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  1. Letters to the editor

Letters to the editor

Rising wheat prices Is it the turn of wheat to witness soaring prices as private agri-products marketing firms are importing high-protein wheat varieties as rain and hailstorms damaged the domestic crop this year? The untimely rains wreaked havoc. Good quality MP Sihor wheat is sold at R36/kg—the earlier price was R32/kg. The government has raised […]

By: | Published: October 23, 2015 12:02 AM

Rising wheat prices

Is it the turn of wheat to witness soaring prices as private agri-products marketing firms are importing high-protein wheat varieties as rain and hailstorms damaged the domestic crop this year? The untimely rains wreaked havoc. Good quality MP Sihor wheat is sold at R36/kg—the earlier price was R32/kg. The government has raised import duty on wheat to 25% from the existing 10%. Wheat production has declined to 88.94 million tonnes this year from 95.85 million tonnes last year. The silver lining is that sufficient stocks held by the government will see us through. Prices of pulses are sky high,and are refusing to come down. Pulses are said to be poor man’s meat as they are good source of protein. Wheat is staple in the country as chappattis are eaten all over India—even in South India, where till some decades back, there was aversion to wheat as rice is the staple food in that part. Asia’s hunger for bread and pastries has pushed up demand for wheat. Imported wheat is used for making bread and noodles. The demand for wheat is increasing in South India where people are increasingly preferring naan and chapattis apart from traditional rice and items made from rice like idlis and dosas. Bread and pizzas are convenience food preferred by working couples. Efforts should be made that prices of wheat remain stable.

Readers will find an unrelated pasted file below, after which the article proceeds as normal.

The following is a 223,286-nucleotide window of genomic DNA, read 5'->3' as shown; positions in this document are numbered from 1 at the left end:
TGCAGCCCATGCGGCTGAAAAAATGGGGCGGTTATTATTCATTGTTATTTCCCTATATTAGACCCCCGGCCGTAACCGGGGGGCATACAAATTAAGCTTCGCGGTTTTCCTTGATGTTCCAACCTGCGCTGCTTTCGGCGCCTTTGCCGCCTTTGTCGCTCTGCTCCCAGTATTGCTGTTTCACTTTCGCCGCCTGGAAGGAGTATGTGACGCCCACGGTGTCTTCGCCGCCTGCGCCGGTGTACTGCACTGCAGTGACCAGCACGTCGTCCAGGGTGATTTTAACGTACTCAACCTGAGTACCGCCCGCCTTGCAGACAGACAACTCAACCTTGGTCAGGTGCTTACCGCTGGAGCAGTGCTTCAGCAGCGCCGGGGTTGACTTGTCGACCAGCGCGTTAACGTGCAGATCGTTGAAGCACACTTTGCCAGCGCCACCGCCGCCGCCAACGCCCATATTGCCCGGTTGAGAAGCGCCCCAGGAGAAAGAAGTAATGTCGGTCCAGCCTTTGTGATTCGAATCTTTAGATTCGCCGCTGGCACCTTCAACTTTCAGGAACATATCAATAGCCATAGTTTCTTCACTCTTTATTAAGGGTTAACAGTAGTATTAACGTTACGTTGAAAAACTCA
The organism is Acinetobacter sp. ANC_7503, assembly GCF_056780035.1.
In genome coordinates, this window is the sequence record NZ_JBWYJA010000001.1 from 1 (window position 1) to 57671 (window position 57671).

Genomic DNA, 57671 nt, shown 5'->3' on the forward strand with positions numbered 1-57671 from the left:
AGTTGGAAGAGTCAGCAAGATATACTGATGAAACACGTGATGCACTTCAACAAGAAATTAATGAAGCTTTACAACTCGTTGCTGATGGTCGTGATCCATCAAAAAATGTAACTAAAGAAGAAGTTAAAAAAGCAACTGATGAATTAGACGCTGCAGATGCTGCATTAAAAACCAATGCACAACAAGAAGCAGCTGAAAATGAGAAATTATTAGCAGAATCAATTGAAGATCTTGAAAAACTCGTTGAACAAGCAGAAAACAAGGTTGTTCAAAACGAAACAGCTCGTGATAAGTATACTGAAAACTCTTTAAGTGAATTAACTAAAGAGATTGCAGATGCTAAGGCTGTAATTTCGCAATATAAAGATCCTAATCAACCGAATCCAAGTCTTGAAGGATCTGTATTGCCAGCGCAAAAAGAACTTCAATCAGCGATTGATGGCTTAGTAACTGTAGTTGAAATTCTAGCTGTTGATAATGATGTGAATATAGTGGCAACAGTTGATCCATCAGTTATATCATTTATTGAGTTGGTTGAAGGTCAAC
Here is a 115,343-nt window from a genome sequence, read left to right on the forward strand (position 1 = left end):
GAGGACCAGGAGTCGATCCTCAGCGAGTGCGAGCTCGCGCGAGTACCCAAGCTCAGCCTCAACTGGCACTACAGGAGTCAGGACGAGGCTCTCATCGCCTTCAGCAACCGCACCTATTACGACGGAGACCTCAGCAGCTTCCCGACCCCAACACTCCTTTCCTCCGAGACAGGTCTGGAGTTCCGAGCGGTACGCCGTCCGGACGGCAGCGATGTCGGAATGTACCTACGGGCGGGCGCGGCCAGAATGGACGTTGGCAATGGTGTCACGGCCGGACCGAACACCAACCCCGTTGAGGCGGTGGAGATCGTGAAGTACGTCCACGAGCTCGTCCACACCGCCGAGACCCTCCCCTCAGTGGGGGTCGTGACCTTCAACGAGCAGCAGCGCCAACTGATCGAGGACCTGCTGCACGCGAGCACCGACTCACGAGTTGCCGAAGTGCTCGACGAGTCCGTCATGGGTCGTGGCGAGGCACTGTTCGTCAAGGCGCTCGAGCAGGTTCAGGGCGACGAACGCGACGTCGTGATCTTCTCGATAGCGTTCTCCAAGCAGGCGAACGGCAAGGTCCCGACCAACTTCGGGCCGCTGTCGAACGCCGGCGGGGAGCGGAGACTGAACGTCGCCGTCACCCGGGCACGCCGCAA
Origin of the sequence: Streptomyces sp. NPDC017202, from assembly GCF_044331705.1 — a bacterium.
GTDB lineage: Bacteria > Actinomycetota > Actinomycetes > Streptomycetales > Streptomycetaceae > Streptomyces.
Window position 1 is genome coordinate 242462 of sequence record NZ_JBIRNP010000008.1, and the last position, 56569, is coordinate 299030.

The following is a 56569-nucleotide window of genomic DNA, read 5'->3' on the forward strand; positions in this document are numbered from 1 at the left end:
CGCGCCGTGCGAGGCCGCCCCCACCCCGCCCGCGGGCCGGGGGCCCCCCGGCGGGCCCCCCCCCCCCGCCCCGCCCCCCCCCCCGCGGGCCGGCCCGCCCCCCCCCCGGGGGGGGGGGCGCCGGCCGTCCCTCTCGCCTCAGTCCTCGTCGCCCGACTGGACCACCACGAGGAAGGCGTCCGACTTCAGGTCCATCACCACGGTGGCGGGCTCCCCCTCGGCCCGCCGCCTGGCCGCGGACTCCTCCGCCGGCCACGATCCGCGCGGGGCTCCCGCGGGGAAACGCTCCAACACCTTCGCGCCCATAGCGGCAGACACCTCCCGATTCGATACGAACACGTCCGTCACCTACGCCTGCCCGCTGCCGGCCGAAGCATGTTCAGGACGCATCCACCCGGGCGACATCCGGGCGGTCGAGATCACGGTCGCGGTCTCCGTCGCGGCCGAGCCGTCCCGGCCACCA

Deendayal M Lulla, Mumbai

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